It was common, after heavy rainfall, for the smell of all those carcasses to ooze up through the soil. It would hang in the air for days, be with you when you were ambushing phoneline rats or stretched out in the yard looking up at a cloudless blue sky. It got into everything, your clothes, your hair. Falling asleep at night it was sometimes the last thought you carried. You got used to it, like you would anything, but it was always a shock when, after the rain, you slowly realized once again just how rotten the smell really was and that it was always there, just under the ground.
At the table the smell filled my head even though we hadn't had rain for weeks. I glanced over at dad but he was busy chewing up a storm. And mom was giving every forkful that bored, thankful expression she wore whenever she ate. I didn't like feeling so strangely sad and crazy so I squeezed extra lemon on the fish and dug in. Even though I knew it was perfectly fine the meat still seemed to cut like it was underdone, not ready to be eaten, like raw liver. With each rubbery forkful I reminded myself what sportsmen we'd been that day. Afterward I didn't feel too much like a sportsman or like any kind of anything, just confused some and gross and awful. But I didn't feel hungry, at least.
"Go watch some tv, mi hijo," mom said, clearing the table. Dad was already in his recliner, belching and snapping the newspaper. Her long black hair trickled into her face and a long thin rope of it split her smile at me in two.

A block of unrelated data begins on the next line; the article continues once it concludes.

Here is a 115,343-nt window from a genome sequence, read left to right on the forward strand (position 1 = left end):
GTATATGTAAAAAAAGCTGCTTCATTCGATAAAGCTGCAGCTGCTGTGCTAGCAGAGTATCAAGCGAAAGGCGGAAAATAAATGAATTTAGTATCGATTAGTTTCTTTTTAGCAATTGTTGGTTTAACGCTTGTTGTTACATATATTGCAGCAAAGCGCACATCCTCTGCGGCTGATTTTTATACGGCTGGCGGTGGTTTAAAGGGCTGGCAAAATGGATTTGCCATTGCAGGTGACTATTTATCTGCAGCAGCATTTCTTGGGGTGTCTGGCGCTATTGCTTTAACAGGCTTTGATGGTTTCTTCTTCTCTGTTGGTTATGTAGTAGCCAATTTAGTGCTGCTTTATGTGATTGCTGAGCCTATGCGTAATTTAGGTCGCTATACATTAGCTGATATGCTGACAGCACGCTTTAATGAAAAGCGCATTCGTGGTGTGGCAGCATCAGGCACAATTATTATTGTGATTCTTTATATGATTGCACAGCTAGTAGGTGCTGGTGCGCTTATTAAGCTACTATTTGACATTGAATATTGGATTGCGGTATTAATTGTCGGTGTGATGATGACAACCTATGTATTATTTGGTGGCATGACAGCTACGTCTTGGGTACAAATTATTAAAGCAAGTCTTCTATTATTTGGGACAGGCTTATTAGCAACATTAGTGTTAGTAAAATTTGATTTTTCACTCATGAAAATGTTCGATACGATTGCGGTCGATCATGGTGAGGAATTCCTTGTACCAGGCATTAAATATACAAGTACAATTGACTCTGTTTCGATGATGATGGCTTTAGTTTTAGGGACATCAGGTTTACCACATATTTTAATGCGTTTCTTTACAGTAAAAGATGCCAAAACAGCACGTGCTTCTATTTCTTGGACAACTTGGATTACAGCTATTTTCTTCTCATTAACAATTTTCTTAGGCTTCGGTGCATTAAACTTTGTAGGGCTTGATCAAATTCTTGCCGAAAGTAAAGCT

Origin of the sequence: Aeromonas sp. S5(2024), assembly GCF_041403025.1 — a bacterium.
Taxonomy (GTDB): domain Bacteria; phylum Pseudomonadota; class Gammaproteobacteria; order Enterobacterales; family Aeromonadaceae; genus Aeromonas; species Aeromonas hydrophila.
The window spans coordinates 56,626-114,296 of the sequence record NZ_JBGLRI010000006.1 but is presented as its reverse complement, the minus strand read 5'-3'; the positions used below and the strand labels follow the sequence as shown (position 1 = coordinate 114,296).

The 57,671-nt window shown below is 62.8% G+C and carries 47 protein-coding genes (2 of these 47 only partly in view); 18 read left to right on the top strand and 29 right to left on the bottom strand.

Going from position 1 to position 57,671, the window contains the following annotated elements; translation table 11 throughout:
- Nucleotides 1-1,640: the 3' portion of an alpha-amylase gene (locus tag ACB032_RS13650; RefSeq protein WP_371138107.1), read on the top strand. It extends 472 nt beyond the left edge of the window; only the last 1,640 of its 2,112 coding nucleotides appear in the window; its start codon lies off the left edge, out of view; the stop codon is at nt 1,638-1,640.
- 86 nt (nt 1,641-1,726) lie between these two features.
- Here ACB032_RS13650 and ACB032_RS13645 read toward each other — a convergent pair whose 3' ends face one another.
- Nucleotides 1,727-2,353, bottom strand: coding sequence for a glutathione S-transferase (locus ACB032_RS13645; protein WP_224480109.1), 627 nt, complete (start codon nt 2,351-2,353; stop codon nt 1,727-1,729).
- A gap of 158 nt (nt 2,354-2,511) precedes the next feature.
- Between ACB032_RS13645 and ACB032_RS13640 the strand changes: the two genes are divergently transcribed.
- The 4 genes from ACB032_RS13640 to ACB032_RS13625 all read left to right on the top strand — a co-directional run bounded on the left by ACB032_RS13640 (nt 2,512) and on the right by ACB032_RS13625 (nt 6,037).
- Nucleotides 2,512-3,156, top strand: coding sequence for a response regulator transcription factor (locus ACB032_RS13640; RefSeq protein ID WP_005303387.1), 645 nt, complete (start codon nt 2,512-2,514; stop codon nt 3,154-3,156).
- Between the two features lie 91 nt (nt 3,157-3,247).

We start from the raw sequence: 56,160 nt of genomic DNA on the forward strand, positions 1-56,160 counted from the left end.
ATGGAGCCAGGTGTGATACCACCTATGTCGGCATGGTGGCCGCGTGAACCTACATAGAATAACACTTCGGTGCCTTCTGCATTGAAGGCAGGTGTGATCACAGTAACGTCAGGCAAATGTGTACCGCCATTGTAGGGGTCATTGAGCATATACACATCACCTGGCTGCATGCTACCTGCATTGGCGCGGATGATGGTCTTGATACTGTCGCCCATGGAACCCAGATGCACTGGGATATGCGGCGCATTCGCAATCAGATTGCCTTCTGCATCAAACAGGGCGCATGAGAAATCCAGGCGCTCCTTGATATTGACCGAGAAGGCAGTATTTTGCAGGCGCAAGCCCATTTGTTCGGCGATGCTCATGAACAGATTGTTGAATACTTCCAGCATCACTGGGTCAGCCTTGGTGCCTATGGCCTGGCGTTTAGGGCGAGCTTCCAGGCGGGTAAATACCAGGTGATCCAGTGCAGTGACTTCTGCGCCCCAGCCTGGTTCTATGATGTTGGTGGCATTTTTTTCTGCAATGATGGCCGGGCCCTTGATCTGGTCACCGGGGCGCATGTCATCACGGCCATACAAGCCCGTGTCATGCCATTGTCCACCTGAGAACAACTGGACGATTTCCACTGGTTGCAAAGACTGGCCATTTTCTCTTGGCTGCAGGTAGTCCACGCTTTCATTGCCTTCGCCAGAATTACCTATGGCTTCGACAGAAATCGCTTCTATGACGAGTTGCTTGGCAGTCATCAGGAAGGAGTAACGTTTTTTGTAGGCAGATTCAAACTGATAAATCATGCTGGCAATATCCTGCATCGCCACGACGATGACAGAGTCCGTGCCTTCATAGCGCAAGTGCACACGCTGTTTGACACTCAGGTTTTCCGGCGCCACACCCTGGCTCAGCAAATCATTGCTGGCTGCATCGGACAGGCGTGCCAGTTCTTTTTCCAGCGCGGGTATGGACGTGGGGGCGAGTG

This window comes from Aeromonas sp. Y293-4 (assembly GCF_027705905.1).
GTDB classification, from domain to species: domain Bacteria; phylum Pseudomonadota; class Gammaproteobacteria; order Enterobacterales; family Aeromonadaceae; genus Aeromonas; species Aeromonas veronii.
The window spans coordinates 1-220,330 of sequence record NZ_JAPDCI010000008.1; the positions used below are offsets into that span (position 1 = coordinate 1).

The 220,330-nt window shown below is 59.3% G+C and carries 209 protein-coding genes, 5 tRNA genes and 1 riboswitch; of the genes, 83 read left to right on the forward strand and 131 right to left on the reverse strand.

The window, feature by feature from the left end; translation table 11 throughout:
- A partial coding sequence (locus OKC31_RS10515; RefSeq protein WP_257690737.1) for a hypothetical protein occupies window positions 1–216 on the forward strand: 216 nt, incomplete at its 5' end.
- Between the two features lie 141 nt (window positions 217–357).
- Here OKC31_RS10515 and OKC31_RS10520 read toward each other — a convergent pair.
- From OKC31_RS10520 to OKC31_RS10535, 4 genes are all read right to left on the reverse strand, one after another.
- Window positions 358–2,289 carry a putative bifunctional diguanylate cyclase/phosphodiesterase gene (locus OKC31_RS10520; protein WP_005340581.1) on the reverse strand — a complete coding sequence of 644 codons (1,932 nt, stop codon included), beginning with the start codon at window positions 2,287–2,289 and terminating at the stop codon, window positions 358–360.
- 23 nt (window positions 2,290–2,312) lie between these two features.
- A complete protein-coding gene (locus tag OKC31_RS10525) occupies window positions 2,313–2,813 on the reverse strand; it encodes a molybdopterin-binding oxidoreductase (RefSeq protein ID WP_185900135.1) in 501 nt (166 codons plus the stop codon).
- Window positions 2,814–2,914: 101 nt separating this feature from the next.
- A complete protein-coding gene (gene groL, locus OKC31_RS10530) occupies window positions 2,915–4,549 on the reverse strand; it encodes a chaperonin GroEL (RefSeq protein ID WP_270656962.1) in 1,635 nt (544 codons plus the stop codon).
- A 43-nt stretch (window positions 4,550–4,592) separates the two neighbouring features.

"Can I help?" I said.
She didn't answer but made room for me at the sink that I understood. When the rats started up on the wood we had to raise our voices slightly. I thought she might get angry about them but there were dishes to wash.
As soon as we were done I was outside ambushing again with the pellet gun. The banana leaves dripped their moisture on my head and against the back of my neck like tempting invitations but I stayed absolutely still. The cicadas were dying down for the night and burrowing insects churned up the ground all around me. Right on schedule came that stupid monster. Like clockwork he paused and pointed his head toward me and on that night I wasted no time. The first pellet took him on the ear. Suddenly his stupid little ear was simply gone. I strode forward with confidence and pumped hard and took high aim. Right in the eye! The monster stopped in his tracks and curled his head down like it wanted to sleep. Asleep forever! He stayed put on the phoneline, half-blinded and probably knowing he was finally about to die and being completely stupid. It took nearly twenty minutes of pumping pellets into his motionless body to get it all out of me. When he eventually fell off the line with that stupid ratty skull of his full of lead pellets, I kept firing into the humid night air, alone and filled with so much wild determination.